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Advice please

(8 Posts)
Buttercup95 Wed 05-Oct-16 16:20:26

Hi everyone,

I am new here, and realise what I am about to post is certainly nothing new, or unique to me but I don't know who else to turn to.
I'll try and keep it brief. I have had low mood since I was a teen, I'm now late 30s so over 20 years. The norm was a couple of episodes a year where I felt down and miserable before a couple of weeks before clawing my way out of it, but for the last couple of years or so it has become a constant feeling of low mood, exhaustion, irritability with my kids for anything and everything and a general sense that my life is worthless and pointless, and it's just the same boring rubbish, day in day out. I feel like just packing up and disappearing off and never coming back, but don't we all?! I don't have any friends and no one I feel I can really talk to. I work part time, loathe my job and am searching for another one, but only live in a fairly small town where part time work is pretty scarce. I guess I just mainly feel isolated and lonely. I have looked for voluntary work at weekends but haven't found anything local, don't drive and can't afford lessons either which is very restricting. I joined a local meetup group a while back but found I couldn't make many of the meetups due to my other half working long hours, and when I did go everyone else knew one another and I ended up sat in a corner on my own most of the night (I am shy and hopeless with strangers). I realise in the grand scheme of things my problems are very, very trivial and I apologise if what I have posted has offended anyone, and to be honest I don't really know what advice I am expecting, I just wanted to sound off. Thanks.

AnxiousCarer Wed 05-Oct-16 21:23:20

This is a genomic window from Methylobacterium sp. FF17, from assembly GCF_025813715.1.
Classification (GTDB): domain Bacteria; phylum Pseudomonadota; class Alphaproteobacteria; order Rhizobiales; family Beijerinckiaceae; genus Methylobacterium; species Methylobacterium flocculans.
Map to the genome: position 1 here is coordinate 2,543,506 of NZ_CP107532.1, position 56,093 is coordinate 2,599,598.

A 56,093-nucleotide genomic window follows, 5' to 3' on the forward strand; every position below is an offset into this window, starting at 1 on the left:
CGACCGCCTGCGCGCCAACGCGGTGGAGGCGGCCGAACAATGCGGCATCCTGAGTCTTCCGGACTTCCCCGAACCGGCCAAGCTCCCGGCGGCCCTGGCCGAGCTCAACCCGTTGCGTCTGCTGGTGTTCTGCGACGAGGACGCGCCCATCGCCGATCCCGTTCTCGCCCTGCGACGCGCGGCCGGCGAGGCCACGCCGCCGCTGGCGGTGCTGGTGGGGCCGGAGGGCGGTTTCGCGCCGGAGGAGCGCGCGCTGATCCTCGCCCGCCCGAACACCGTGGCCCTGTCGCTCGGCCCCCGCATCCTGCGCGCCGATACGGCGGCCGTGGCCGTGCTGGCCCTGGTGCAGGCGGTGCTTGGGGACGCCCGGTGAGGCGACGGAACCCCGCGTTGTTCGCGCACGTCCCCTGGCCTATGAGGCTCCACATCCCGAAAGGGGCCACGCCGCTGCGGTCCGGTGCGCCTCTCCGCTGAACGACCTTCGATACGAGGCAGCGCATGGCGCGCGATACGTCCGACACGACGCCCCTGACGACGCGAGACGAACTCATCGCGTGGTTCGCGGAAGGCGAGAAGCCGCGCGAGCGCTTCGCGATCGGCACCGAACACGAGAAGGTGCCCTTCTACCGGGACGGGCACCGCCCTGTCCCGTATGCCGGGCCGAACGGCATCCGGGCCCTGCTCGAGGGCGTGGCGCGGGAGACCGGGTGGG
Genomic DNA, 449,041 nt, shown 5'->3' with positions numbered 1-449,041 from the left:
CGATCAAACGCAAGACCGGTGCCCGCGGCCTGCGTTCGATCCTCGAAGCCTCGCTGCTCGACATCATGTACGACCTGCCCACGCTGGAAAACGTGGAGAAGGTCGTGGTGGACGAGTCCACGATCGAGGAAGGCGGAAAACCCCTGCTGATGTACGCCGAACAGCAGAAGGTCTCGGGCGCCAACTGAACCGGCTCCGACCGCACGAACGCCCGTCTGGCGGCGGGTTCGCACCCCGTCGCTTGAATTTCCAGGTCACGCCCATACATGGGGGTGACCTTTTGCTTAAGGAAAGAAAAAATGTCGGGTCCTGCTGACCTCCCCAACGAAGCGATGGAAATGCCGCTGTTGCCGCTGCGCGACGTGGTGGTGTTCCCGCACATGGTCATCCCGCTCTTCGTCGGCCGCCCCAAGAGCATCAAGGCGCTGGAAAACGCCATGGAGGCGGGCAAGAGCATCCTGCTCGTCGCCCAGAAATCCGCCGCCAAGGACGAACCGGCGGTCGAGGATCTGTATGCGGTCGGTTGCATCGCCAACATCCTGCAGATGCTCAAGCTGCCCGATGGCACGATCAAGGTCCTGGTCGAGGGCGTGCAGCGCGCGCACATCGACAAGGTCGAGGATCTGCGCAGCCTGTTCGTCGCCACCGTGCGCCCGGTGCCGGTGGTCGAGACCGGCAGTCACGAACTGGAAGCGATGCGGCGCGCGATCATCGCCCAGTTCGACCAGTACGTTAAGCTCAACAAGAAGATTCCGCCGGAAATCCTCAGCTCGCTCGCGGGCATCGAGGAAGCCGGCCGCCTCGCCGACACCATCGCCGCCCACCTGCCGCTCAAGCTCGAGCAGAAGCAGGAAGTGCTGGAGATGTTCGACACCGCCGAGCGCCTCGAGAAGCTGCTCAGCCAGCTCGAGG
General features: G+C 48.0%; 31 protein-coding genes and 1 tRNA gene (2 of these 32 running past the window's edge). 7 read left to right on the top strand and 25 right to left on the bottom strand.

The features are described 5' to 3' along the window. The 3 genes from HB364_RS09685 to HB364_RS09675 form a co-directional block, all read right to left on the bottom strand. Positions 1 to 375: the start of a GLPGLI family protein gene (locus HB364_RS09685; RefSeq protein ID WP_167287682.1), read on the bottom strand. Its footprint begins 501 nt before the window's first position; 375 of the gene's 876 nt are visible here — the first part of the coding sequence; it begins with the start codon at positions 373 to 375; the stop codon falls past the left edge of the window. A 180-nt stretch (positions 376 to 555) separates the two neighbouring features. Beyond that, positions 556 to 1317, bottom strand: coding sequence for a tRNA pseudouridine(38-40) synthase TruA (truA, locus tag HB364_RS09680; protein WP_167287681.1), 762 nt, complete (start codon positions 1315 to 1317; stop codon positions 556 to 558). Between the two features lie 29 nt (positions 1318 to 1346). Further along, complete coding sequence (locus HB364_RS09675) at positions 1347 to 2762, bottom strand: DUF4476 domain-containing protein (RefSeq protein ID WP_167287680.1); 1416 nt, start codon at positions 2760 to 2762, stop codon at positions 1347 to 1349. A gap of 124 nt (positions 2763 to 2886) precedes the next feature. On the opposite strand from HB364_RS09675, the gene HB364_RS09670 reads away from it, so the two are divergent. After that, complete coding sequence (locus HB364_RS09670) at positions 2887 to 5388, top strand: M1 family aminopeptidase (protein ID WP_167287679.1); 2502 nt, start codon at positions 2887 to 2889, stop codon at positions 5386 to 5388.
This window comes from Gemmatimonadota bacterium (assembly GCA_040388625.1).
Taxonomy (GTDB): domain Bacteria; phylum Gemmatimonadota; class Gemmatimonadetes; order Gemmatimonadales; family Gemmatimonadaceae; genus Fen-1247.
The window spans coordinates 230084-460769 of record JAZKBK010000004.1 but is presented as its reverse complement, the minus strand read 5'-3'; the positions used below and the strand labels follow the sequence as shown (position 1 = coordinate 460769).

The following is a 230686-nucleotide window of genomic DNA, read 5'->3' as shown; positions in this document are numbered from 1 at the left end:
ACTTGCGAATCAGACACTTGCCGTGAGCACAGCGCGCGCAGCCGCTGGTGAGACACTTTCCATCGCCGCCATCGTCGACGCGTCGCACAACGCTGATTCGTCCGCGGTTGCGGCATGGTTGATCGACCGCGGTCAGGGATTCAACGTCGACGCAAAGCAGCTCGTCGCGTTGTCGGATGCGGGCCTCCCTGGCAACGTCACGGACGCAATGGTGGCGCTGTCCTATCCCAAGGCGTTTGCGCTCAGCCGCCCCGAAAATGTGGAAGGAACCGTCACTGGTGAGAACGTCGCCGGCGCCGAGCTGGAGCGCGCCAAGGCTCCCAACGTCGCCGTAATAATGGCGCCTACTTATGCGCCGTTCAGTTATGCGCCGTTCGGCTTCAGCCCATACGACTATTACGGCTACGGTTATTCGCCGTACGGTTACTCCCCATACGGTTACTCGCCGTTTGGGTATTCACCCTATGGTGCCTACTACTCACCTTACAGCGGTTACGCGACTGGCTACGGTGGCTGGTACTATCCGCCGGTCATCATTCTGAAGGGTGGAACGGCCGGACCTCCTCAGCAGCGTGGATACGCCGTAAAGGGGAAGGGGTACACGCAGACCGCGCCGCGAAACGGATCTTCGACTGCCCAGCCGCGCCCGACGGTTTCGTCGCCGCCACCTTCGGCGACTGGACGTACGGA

Have you ever spoken to your GP about how low you are feeling? They may be able to help. For shyness I recommend a book called "Dare to Connect" by Susan Jeffers. Also do you do any exercise as this releases your bodys natural antidepressants and can really help too.

Buttercup95 Wed 05-Oct-16 22:29:25

Hi, thanks for your reply. I haven't spoken to my GP yet, because I find him a bit hit and miss, and worry that if I catch him on a bad day he'll just tell me to go away and stop wasting his time hmm. Reading is actually one of my favourite things so l'll give that book a try, thank you! I do have a dog that I walk every night, and sometimes I find putting my headphones on and listening to something upbeat helps whilst I'm out and about. I've enrolled on a free online course tonight as well, in the hope that doing something to occupy my brain might help shake the fog. Thanks again for replying smile

groovergirl Thu 06-Oct-16 00:03:57

Buttercup, I really hope your GP won't be dismissive of you; that would be so unprofessional. GPs these days know they have to take MH seriously. They can't just say 'it's all in your head' the way they did in my parents' day, when so many people had to self-medicate with Valium and headache powders. Can I suggest you go to your GP with a written list of points about your situation? It will help keep you on track, and if you become tearful you can hand the list to him to read.

As for those Meetup people, how rude of them to leave a newcomer to sit by herself.

The new course and the walks with your dog sound great. Looks like you are taking practical steps to beat your malaise. flowers

Buttercup95 Thu 06-Oct-16 08:11:04